Afternoon Market Highlights


Highlights

The grain markets garnered some strength from the energy and equity markets.  Gains were limited from decent planting progress in the row crops and crop concerns for the US winter wheat, Europe and the Black Sea Region.     

  • StatsCan Acreage and stocks report to be released on Thursday morning.
  • The energy markets are stronger with June crude oil up 4.49 at 24.90 (21.13-25.10).
  • The US$ is stronger, up 336 at 99.85, the gold market is 1-2 bucks stronger at 1715 and the CD$ is a freckle higher at 0.7117.
  • DJIA up 133 at 23883, S&P up 32 at 2857 and NASDAQ up 98 at 8809. 

Corn

The corn market caught a bid on borrowed strength in the crude oil market. Prices drew underlying support from hopes of increased use of corn-based ethanol as the US reopens and folks start driving around more like they used to (prior to the stay at home situation back in March). Gains were limited from this year’s rapid planting progress. 

  • Closes: July at $3.17 ¼, up 1 ¾ cents, September at $3.23 ½, up 1 cents and December at $3.34 ½, up ½ cent.
  • Gulf premiums started out firmer but lost ground as the day wore on.May 2-3 cents weaker, June 1 cent weaker and July 1 cent weaker to 2 cents firmer.
  • The USD announced the sale of 109k tonnes of corn to Mexico (45k for this year and 64k for next year).
  • Spreads: N/U 6 carry, N/Z 17 carry, Z/N1 26 ¾ carry.

     

    Oilseeds

    The soybean market traded higher from strength in the energy markets and Chinese soybean purchases. Decent plantings kept a lid on gains, along with ideas of losses to the use of meal in livestock rations.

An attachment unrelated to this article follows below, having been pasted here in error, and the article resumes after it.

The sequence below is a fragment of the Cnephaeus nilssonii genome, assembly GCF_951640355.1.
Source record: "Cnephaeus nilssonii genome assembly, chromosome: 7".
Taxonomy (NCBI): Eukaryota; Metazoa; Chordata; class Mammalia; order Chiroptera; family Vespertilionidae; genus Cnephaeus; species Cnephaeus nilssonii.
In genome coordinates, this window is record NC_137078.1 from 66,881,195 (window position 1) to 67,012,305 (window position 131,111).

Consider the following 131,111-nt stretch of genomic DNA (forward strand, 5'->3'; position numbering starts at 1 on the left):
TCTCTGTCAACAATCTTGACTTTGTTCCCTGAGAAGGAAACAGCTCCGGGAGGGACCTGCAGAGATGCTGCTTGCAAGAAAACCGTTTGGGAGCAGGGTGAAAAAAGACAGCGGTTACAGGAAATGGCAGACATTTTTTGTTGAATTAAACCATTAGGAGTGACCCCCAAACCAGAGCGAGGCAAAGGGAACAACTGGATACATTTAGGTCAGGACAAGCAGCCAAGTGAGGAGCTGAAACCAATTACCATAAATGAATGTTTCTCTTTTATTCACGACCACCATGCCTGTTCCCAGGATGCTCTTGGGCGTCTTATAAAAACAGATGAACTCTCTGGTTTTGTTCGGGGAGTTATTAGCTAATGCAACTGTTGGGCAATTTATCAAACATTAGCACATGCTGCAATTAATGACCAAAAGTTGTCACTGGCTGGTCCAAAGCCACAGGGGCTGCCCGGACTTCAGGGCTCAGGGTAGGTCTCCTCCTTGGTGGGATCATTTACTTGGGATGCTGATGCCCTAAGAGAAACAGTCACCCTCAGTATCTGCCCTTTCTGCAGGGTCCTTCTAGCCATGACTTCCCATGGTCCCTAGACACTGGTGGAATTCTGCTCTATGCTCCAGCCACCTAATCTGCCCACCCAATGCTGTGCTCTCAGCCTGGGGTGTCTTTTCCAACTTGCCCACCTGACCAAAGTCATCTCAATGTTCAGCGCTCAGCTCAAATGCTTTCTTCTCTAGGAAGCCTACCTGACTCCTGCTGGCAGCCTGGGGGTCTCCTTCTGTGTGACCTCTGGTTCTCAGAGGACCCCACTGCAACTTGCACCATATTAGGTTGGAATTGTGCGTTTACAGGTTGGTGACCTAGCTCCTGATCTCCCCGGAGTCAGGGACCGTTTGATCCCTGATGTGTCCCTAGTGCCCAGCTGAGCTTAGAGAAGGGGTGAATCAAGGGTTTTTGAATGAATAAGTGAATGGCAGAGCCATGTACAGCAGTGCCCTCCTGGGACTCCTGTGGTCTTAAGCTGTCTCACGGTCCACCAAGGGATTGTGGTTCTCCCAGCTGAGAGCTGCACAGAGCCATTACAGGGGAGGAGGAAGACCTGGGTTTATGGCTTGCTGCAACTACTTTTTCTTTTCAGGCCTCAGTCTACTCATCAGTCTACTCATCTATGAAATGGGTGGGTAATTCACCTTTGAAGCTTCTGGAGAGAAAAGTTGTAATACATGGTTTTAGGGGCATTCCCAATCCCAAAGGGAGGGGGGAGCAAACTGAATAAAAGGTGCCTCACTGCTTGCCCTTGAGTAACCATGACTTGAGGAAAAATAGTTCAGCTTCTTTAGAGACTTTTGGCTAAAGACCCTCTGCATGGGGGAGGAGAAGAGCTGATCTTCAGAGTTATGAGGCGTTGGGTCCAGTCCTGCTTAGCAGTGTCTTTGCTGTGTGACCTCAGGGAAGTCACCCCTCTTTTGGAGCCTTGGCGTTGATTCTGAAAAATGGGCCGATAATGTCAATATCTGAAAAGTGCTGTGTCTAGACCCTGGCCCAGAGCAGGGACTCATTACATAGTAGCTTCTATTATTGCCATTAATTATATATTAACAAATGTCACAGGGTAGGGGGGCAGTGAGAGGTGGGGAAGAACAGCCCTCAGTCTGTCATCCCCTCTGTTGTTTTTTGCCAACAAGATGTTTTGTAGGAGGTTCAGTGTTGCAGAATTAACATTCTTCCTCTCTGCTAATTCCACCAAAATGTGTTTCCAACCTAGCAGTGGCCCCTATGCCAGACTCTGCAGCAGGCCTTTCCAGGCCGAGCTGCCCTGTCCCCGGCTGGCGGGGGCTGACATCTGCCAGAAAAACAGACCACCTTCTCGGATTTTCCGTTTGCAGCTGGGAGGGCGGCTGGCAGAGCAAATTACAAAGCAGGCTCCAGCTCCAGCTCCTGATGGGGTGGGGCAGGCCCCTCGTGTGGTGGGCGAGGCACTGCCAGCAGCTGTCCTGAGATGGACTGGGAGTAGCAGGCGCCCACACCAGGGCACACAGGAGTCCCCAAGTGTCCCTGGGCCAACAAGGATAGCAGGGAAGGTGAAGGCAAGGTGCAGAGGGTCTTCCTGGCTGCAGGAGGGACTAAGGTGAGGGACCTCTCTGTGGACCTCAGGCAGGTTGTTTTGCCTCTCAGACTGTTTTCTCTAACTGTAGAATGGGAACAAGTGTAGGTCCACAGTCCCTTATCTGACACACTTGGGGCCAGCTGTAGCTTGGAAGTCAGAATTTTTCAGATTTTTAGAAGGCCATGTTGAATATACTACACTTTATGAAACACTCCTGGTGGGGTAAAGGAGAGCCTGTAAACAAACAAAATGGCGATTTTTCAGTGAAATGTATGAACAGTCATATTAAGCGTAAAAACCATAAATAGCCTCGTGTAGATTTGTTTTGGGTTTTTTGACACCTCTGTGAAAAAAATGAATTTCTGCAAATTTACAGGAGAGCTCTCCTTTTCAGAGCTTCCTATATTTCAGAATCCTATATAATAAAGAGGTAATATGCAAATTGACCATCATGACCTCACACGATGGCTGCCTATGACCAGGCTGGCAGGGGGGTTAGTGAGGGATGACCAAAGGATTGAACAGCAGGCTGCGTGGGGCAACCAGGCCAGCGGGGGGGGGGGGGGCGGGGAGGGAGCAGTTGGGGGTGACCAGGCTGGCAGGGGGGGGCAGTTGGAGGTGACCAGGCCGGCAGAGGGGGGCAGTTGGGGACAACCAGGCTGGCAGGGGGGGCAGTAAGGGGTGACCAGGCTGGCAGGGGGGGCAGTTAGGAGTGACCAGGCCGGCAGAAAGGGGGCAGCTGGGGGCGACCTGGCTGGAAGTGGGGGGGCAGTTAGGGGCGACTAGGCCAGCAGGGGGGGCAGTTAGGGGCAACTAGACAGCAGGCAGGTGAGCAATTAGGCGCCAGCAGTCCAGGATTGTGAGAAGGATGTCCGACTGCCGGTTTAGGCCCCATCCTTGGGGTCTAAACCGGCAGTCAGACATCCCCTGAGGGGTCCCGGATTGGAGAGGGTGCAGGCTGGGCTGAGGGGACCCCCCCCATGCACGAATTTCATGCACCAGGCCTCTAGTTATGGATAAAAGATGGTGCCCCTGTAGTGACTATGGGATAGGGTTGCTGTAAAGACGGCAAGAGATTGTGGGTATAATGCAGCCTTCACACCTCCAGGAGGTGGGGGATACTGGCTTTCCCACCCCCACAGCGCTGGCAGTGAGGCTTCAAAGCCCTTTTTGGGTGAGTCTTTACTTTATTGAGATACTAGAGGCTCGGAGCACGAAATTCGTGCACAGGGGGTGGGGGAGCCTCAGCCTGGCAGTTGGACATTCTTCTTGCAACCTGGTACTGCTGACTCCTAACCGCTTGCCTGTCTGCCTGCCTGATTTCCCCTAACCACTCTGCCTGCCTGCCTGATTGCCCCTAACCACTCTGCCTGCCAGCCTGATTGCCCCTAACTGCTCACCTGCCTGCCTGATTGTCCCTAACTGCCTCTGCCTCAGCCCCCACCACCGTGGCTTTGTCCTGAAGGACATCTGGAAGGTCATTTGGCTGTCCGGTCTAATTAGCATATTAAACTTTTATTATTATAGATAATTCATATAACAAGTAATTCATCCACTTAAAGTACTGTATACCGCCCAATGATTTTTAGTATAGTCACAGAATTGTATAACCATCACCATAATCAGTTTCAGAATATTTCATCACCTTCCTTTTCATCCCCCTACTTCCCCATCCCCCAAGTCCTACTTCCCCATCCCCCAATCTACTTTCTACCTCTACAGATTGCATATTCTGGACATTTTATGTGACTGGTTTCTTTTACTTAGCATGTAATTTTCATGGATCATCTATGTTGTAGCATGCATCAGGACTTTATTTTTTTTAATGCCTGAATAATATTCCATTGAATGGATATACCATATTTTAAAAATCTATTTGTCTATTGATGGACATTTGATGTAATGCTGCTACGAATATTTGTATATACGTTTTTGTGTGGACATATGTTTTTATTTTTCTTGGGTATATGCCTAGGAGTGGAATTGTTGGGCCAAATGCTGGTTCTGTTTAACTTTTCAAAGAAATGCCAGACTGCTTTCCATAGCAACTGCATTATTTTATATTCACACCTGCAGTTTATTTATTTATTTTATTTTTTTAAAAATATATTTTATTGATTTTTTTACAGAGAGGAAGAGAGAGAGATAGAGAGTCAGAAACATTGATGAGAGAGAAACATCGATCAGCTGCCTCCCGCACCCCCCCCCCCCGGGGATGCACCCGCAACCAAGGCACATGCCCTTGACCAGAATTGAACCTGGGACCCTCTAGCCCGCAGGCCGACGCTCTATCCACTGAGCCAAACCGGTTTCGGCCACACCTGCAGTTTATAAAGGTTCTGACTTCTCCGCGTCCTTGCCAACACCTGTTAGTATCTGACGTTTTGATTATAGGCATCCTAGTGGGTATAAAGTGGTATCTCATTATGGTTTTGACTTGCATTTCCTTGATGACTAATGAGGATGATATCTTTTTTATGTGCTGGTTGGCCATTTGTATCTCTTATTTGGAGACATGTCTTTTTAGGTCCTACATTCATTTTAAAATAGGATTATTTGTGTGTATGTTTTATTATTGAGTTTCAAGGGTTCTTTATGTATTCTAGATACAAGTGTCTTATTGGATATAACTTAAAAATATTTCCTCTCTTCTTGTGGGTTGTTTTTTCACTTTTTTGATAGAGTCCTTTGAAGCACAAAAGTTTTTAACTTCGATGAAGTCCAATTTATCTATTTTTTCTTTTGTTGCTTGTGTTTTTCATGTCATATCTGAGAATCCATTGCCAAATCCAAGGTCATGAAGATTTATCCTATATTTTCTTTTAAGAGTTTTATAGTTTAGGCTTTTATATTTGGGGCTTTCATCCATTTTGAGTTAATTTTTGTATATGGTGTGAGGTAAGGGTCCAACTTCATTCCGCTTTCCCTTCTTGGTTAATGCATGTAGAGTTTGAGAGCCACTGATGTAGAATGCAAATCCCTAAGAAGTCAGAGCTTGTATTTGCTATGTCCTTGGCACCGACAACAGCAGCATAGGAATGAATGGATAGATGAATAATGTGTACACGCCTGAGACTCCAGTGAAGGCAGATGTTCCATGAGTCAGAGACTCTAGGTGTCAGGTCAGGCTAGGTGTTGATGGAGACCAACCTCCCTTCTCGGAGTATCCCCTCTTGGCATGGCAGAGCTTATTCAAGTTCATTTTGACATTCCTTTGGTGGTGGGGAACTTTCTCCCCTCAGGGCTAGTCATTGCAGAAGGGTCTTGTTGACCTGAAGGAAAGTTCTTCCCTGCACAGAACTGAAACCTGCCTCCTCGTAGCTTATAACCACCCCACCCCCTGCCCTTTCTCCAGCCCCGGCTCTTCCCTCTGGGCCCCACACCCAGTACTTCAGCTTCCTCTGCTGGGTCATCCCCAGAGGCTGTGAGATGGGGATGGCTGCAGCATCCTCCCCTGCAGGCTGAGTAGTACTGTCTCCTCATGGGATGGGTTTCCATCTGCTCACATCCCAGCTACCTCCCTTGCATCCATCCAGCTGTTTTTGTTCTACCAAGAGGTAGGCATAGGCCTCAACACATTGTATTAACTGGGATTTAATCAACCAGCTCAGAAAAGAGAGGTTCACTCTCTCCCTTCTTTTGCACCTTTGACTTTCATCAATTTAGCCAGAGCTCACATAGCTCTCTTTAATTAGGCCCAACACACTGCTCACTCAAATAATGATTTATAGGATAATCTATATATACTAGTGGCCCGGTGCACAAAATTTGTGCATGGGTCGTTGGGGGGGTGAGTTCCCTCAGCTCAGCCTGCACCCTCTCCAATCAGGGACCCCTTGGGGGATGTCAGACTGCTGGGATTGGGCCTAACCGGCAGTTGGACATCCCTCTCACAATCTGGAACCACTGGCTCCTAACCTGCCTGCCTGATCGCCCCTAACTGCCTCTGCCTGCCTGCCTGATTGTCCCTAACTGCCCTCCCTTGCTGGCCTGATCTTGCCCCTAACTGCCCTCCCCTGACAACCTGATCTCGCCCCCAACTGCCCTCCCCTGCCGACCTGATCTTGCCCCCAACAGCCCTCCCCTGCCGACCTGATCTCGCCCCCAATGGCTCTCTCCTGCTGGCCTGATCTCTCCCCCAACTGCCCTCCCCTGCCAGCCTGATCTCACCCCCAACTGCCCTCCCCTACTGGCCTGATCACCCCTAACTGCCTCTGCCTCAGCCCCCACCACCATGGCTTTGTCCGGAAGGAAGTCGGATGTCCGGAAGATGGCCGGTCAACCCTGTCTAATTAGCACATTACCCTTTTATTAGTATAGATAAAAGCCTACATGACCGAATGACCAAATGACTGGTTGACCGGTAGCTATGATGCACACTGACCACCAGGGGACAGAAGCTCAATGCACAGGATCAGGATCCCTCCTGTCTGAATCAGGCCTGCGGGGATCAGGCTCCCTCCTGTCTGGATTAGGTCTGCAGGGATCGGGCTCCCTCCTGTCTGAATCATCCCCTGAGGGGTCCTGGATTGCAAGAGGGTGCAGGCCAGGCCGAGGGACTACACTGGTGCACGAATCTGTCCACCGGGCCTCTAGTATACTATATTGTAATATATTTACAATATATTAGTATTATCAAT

• Closes: July at $8.38 ½, up 2 cents, August at $8.39 ¾, up 1 ¼ cents and November at $8.45 ½, down ¼ cent. The products were higher with meal up 70 cents and oil up 11 points.
  • Gulf premiums were steady for May/June/July.
  • The USDA announced the sale of 378k tonnes of beans to China (136k for this year and 242k for next year).
  • The canola market trade slightly higher on borrowed strength in the US soy complex. 20/21 acreage is estimated at 21.1 million acres versus 20.95 million acres in 2019.
  • Spreads: N/Q 1 ¼ carry, N/X 7 carry, Q/X 5 ¾ carry, X/F 3 carry, X/H 8 ½ inverse, X/N 2 ¾ inverse. 

    Wheat

    The wheat market traded both sides, weighing spring wheat plantings against freeze damage in the winter wheat crop. Prices drew underlying support from dryness in the US Southern Plains and long-term dryness in Europe and the Black Sea Region. 

  • July closes: Mpls at $5.10 ¼, up 2 cents, KC at $4.82 ¼, down 4 ¾ carry, Chicago at $5.19 ½, unchanged.
  • Spring wheat plantings were reportedly behind last year and the 5-year average. Could be a tough one for planting progress in the Northern Plaines with this week’s cool temperatures and recent shots or moisture.
  • This week’s forecast for cold and frigid temperatures across the US raises concerns of possible freeze damage to the SRW crop.
  • Ukraine looks to cap wheat exports by July in hopes for a balance between foreign currency earnings and food security.
  • Russia and Ukraine are expected to receive beneficial rains this week.
  • Argentina’s wheat plantings are off to a good start with total production estimated at 20.1 mmt as reported by the BA Grain Exchange.
  • Oklahoma’s winter wheat harvest is estimated at 96.5 million bushels with an average yield of 33.16 bushels per acre.
  • Spreads: Mpls N/U 11 carry, N/N1 54 ¾ carry (4.6 cents a month), U/Z 13 ¾ carry.........Kansas City N/U 6 ¾ carry, N/N 31 ½ carry, U/Z 11 carry.